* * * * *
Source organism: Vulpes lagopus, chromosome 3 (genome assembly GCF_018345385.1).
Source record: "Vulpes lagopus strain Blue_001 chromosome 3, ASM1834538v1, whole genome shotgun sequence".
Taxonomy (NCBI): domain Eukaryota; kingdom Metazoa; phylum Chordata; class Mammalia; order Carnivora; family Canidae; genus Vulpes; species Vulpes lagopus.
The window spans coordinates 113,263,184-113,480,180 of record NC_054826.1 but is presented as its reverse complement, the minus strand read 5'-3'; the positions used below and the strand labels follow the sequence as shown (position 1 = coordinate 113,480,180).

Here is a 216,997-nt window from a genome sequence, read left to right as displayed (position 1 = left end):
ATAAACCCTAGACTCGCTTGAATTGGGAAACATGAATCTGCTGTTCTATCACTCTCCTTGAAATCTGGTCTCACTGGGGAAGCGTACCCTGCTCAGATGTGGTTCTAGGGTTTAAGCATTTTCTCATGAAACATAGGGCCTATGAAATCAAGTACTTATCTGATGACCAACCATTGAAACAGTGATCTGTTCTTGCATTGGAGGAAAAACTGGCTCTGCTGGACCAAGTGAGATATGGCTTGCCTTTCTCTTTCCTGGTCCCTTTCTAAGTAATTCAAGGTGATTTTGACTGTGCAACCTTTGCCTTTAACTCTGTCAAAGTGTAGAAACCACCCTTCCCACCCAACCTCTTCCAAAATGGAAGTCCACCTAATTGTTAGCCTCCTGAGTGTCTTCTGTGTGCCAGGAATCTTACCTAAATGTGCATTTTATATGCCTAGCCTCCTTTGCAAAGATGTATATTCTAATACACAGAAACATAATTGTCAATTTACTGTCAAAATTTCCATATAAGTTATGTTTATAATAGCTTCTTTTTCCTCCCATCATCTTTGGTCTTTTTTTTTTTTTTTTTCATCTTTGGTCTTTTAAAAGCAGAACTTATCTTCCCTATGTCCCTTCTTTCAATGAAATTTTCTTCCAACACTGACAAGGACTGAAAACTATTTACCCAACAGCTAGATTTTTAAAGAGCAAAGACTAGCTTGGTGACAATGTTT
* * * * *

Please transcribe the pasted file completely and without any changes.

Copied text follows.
Source organism: Vulpes lagopus, chromosome 3 (genome assembly GCF_018345385.1).
Source record: "Vulpes lagopus strain Blue_001 chromosome 3, ASM1834538v1, whole genome shotgun sequence".
Taxonomy (NCBI): domain Eukaryota; kingdom Metazoa; phylum Chordata; class Mammalia; order Carnivora; family Canidae; genus Vulpes; species Vulpes lagopus.
The window spans coordinates 113,263,184-113,480,180 of record NC_054826.1 but is presented as its reverse complement, the minus strand read 5'-3'; the positions used below and the strand labels follow the sequence as shown (position 1 = coordinate 113,480,180).

Here is a 216,997-nt window from a genome sequence, read left to right as displayed (position 1 = left end):
ATAAACCCTAGACTCGCTTGAATTGGGAAACATGAATCTGCTGTTCTATCACTCTCCTTGAAATCTGGTCTCACTGGGGAAGCGTACCCTGCTCAGATGTGGTTCTAGGGTTTAAGCATTTTCTCATGAAACATAGGGCCTATGAAATCAAGTACTTATCTGATGACCAACCATTGAAACAGTGATCTGTTCTTGCATTGGAGGAAAAACTGGCTCTGCTGGACCAAGTGAGATATGGCTTGCCTTTCTCTTTCCTGGTCCCTTTCTAAGTAATTCAAGGTGATTTTGACTGTGCAACCTTTGCCTTTAACTCTGTCAAAGTGTAGAAACCACCCTTCCCACCCAACCTCTTCCAAAATGGAAGTCCACCTAATTGTTAGCCTCCTGAGTGTCTTCTGTGTGCCAGGAATCTTACCTAAATGTGCATTTTATATGCCTAGCCTCCTTTGCAAAGATGTATATTCTAATACACAGAAACATAATTGTCAATTTACTGTCAAAATTTCCATATAAGTTATGTTTATAATAGCTTCTTTTTCCTCCCATCATCTTTGGTCTTTTTTTTTTTTTTTTTCATCTTTGGTCTTTTAAAAGCAGAACTTATCTTCCCTATGTCCCTTCTTTCAATGAAATTTTCTTCCAACACTGACAAGGACTGAAAACTATTTACCCAACAGCTAGATTTTTAAAGAGCAAAGACTAGCTTGGTGACAATGTTT